Fireflies use light to attract mates and hunt prey; the zebrafish in Dr. Thomas Dickmeis’ laboratory mainly glow in situations of stress. The biologist from the Karlsruhe Institute of Technology (KIT) and two of his doctoral students have created a zebrafish line that can be used as a high-throughput test system for glucocorticoid hormones. Pharmaceutical companies might in future be able to use living vertebrate models, i.e. zebrafish to test new drugs that reduce inflammation and are associated with fewer adverse effects on the organism. The test system would also help scientists to better analyse the effects of certain environmental toxins. In March 2012, the researchers were awarded a prize by the German Society of Endocrinology for their groundbreaking in vivo test system. Dickmeis and his team are also seeking to find ways to enable the zebrafish to glow – or to stop glowing altogether.
Glucocorticoids such as cortisol are steroid hormones that are an integral part of stress response. Higher levels of glucocorticoids prepare us for unpleasant events like confrontations at the workplace, for example. Stress is a complex bodily phenomenon. The experience of stress leads to the release of stress hormones in many organs, resulting in metabolic changes which are associated with the production of glucose in the liver, for example. Such changes can also stop the uptake of glucose in peripheral tissue and improve energy supply to the brain. All this affects the entire organism and prepares us for a potential fight or flight situation. Until now, researchers have mainly used cell cultures to analyse the molecular effects of glucocorticoids, which did not provide them with a greater picture of what is actually happening in an organism. “Glucocorticoids like cortisol are used in medicine for treating numerous diseases. As stress hormones they can prevent the occurrence of inflammatory reactions of the immune system,” said Dr. Thomas Dickmeis from the Institute of Toxicology and Genetics at the Karlsruhe Institute of Technology (KIT). “However, the chronic uptake of glucocorticoids is associated with many harmful side effects, which is why pharmaceutical companies are constantly looking for new glucocorticoid-like substances that would be better tolerated by patients.” Dickmeis and his team of researchers have developed an in vivo test system with great future potential in the identification of novel glucocorticoids and the screening of compounds for unwanted effects on glucocorticoid signalling.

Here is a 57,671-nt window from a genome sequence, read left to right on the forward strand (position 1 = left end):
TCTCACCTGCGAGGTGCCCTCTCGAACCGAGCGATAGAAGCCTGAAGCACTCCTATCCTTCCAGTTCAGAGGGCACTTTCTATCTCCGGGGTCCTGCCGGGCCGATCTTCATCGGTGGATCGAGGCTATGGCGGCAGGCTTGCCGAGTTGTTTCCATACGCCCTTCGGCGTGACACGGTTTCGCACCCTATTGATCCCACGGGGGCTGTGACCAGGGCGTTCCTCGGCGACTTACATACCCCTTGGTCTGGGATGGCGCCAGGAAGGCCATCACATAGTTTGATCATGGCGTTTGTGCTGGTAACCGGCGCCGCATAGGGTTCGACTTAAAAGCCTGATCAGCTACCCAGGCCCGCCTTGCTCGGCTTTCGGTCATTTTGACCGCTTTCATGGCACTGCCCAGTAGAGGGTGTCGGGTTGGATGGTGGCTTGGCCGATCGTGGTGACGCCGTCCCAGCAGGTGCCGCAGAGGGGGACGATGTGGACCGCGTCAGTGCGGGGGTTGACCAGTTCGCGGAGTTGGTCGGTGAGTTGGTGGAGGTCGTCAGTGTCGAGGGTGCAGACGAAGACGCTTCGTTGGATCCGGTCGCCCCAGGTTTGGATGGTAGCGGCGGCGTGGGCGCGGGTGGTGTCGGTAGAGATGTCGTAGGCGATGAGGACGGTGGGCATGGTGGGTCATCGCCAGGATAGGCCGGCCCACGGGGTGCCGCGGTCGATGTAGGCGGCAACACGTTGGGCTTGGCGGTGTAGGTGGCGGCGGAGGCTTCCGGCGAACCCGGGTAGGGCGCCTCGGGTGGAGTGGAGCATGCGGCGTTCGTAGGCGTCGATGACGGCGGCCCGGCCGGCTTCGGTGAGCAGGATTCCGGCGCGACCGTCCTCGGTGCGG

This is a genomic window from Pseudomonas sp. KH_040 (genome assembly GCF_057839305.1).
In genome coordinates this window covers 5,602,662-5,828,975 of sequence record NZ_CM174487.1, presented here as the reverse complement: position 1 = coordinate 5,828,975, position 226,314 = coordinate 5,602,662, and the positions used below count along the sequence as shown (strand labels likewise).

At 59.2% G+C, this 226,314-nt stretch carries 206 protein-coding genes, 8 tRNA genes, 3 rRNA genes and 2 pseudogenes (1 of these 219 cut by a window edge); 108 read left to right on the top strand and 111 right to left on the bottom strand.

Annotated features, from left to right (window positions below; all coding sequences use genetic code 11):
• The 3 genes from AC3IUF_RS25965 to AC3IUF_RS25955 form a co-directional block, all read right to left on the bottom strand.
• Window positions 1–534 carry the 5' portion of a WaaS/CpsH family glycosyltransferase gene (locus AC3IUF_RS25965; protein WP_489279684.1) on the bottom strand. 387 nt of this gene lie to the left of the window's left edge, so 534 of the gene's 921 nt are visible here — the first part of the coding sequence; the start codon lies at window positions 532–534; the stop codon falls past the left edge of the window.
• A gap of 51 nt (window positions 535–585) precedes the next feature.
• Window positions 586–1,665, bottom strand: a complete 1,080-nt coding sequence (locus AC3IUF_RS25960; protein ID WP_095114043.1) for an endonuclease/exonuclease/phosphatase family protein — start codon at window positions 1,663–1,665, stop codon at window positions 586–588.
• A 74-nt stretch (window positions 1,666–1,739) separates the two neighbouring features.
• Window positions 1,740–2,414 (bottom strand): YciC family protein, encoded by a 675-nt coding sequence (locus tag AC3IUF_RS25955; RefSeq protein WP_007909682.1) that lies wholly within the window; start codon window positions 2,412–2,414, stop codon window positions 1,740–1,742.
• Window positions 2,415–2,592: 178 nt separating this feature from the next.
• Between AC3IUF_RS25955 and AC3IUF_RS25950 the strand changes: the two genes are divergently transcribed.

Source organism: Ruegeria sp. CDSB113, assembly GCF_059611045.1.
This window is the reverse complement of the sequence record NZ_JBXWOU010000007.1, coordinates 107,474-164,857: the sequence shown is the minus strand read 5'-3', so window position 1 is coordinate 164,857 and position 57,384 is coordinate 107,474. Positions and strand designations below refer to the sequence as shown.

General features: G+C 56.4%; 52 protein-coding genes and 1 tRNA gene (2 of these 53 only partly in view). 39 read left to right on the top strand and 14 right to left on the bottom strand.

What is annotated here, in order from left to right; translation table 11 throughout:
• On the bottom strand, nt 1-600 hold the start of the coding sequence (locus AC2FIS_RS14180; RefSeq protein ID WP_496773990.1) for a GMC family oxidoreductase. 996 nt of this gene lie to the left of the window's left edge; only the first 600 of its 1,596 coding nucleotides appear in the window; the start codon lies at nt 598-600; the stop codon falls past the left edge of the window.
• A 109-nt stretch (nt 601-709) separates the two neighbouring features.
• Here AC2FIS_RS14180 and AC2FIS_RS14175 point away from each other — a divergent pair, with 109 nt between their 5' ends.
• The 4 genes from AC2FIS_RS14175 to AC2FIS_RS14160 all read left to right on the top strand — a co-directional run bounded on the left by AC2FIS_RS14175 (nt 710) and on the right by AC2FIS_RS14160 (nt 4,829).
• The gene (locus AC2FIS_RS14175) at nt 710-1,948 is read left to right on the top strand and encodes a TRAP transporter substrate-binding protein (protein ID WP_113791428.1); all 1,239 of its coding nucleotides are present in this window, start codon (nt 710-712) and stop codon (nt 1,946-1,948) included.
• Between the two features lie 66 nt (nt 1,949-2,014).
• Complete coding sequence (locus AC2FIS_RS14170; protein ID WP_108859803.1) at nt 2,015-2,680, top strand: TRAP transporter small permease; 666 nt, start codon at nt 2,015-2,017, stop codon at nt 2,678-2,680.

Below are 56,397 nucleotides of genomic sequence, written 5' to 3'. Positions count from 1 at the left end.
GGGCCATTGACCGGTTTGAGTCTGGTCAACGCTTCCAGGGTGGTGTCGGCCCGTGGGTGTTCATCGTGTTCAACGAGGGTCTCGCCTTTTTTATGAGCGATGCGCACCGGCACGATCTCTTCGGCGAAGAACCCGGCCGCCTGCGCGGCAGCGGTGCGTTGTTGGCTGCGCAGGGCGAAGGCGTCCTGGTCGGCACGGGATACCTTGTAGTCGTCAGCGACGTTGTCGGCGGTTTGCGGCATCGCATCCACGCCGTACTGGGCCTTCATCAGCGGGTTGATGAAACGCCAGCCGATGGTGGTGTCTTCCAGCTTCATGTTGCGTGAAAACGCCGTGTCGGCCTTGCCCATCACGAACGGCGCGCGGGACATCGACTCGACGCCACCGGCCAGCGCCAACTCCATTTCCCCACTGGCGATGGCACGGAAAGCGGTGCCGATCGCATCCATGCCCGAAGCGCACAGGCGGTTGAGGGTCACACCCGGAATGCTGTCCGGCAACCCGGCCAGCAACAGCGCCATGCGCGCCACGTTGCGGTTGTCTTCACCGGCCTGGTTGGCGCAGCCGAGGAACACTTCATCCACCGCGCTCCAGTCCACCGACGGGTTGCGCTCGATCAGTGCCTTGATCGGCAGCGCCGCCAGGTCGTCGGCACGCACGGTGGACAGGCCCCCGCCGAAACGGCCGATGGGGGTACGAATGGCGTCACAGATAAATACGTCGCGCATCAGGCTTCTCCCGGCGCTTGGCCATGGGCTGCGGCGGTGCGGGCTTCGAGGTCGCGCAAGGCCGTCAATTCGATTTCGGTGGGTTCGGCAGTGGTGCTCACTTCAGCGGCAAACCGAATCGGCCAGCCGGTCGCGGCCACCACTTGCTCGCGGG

Dickmeis’ two doctoral students, Meltem Weger and Benjamin Weger, have created a transgenic zebrafish line that glows when exposed to a glucocorticoid. Glucocorticoids normally bind to glucocorticoid receptors in the cell, which then translocate into the nucleus where they are able to switch on different genes. The receptors do this by binding to so-called glucocorticoid response elements (GREs) on the DNA located upstream of these genes. Dickmeis and his team have inserted a firefly luciferase gene downstream of several GREs. The luciferase gene is transcribed when the GREs are activated by the glucocorticoids. The cells in the researchers’ cell line produce a luciferase protein whenever a glucocorticoid is present. When the researchers add firefly luciferin, the luciferase then generates light from this luciferin, resulting in the well-known phenomenon of glowing fireflies. The emission of light proves the presence of a glucocorticoid at an intensity proportional to its dose. “The principle of this quantitative test has been applied for quite some time in cell cultures,” said Dickmeis, adding, “all we have done is to modify the principle for use in a complete living vertebrate.”